Here’s an example. When doing long division, kids who have trouble with executive function can forget that they need to bring down the remainder after subtracting. They can’t remember what to do next and give up, or they come up with a wrong answer.

Also, kids might have to show their work on complex math problems. Often they’ll use scratch paper to show the steps they’ve taken to arrive at the answer.

But kids with executive function challenges can struggle with organization. They may scribble information across the paper in a disorganized way. And that can make it hard to move from one step to another with the correct information.

5. Not catching mistakes

Kids have to use self-monitoring to keep track of how they’re doing as they go. Some kids with executive function issues have trouble stepping back and reflecting on their work. They may not realize their answer doesn’t make sense and that they should go back to see where they went wrong, or get help.

Some kids with executive function challenges might finish their math test early. But they don’t go back and check their work, even though they have time. They’re so confident that they did everything right that they see no need for a second look.

How to help

If executive function challenges are getting in the way of a child’s ability to do math, there are strategies that can help.

Start by having the child look over the assignment. Then, have the child underline the directions and highlight key pieces of information. Those include things like directions or even plus and minus signs.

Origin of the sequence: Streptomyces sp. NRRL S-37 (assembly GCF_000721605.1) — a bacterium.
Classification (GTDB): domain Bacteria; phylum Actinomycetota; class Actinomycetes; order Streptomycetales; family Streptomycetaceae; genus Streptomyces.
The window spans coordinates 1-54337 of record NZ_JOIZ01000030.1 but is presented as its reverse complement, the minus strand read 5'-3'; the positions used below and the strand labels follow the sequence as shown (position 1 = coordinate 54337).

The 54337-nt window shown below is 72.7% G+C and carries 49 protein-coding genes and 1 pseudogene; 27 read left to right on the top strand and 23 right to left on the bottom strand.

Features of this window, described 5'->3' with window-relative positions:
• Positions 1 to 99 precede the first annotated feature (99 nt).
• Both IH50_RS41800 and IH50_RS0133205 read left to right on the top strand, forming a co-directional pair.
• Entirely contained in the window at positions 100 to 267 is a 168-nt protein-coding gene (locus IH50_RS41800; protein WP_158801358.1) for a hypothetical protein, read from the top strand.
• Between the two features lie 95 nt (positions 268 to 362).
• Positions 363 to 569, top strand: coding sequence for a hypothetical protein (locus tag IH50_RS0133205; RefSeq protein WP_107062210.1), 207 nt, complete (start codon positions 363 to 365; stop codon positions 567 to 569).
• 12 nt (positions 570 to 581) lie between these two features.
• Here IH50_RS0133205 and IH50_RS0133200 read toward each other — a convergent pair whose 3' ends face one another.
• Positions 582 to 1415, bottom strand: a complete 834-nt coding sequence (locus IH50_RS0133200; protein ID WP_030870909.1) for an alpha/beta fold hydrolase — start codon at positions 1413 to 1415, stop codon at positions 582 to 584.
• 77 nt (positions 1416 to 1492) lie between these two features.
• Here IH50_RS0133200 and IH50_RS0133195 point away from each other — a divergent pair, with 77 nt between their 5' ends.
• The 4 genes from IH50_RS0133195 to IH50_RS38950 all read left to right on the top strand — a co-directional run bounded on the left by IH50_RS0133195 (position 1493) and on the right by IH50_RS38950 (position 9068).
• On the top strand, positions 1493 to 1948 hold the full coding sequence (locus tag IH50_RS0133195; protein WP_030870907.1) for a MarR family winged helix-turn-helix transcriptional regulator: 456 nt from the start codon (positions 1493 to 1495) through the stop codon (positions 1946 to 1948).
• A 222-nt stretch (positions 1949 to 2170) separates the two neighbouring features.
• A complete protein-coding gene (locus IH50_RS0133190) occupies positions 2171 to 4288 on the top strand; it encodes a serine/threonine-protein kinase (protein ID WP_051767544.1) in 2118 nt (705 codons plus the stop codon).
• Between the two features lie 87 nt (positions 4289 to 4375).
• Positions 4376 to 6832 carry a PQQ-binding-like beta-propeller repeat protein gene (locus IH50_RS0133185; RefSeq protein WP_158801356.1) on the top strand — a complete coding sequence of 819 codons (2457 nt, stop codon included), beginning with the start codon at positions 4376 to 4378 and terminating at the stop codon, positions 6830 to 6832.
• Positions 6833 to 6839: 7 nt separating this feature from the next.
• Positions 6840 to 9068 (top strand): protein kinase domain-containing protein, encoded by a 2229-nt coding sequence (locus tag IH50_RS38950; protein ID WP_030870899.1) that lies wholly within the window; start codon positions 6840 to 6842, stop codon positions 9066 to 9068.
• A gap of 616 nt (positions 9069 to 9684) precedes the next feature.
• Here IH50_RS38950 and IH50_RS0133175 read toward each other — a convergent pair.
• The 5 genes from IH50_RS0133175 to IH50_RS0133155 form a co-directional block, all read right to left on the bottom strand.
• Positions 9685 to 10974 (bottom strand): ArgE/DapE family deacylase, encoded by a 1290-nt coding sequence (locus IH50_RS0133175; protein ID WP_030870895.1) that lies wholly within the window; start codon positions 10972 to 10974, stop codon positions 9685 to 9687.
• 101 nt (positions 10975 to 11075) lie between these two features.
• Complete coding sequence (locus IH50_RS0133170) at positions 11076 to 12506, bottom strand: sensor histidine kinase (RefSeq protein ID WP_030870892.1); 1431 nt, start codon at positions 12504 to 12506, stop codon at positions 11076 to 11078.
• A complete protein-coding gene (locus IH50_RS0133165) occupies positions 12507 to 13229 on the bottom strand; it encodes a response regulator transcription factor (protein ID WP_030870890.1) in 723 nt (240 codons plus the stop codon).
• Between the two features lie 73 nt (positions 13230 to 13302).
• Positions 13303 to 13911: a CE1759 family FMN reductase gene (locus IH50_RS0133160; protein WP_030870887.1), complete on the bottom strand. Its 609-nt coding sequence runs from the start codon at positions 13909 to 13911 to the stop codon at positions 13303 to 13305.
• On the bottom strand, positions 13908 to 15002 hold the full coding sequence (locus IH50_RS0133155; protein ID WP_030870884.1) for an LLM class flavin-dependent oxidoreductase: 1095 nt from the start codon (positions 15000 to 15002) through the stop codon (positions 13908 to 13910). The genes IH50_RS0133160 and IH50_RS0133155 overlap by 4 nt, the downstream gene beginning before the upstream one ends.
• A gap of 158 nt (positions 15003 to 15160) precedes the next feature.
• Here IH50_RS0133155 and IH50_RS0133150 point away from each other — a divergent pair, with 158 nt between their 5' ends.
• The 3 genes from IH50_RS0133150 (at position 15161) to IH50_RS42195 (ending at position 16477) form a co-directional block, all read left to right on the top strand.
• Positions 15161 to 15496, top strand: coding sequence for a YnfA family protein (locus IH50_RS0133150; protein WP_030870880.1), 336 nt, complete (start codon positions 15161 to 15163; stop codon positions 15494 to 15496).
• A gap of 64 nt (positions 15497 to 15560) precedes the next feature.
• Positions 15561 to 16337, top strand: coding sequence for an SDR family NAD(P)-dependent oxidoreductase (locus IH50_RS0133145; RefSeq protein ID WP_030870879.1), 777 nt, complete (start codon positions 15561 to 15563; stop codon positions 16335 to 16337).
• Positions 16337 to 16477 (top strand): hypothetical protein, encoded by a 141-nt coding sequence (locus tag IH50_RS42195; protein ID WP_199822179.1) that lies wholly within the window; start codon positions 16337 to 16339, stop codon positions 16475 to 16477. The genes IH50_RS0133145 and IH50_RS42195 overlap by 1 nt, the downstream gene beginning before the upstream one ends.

Find out if the child knows how to do the problems or needs help. Encourage asking questions like, “Is this the same as the last problem, or is it different?”

Next, help the child create a personalized checklist of things to look out for before deciding that the work is done.

Finally, teach how to check the work, either with a calculator or by reversing the operation to see if the answer is the same.

For families: Get more ideas on how to help your child with tricky math homework. If you suspect your child has trouble with executive function, but aren’t sure, you may want to consider an evaluation.

For teachers: Learn about classroom accommodations for executive function challenges.

Key takeaways

  • Kids with executive function challenges tend to dive into assignments too quickly.

  • Trouble with working memory, flexible thinking and impulse control can make it hard to learn new math rules.

  • Kids who struggle with executive skills may have trouble monitoring their math work and catching mistakes they make.

About the author

About the author

Kate Kelly has been writing and editing for more than 20 years, with a focus on parenting.

Reviewed by

Reviewed by

Philip D. Zelazo, PhD is the Nancy M. and John E. Lindahl Professor at the Institute of Child Development, University of Minnesota.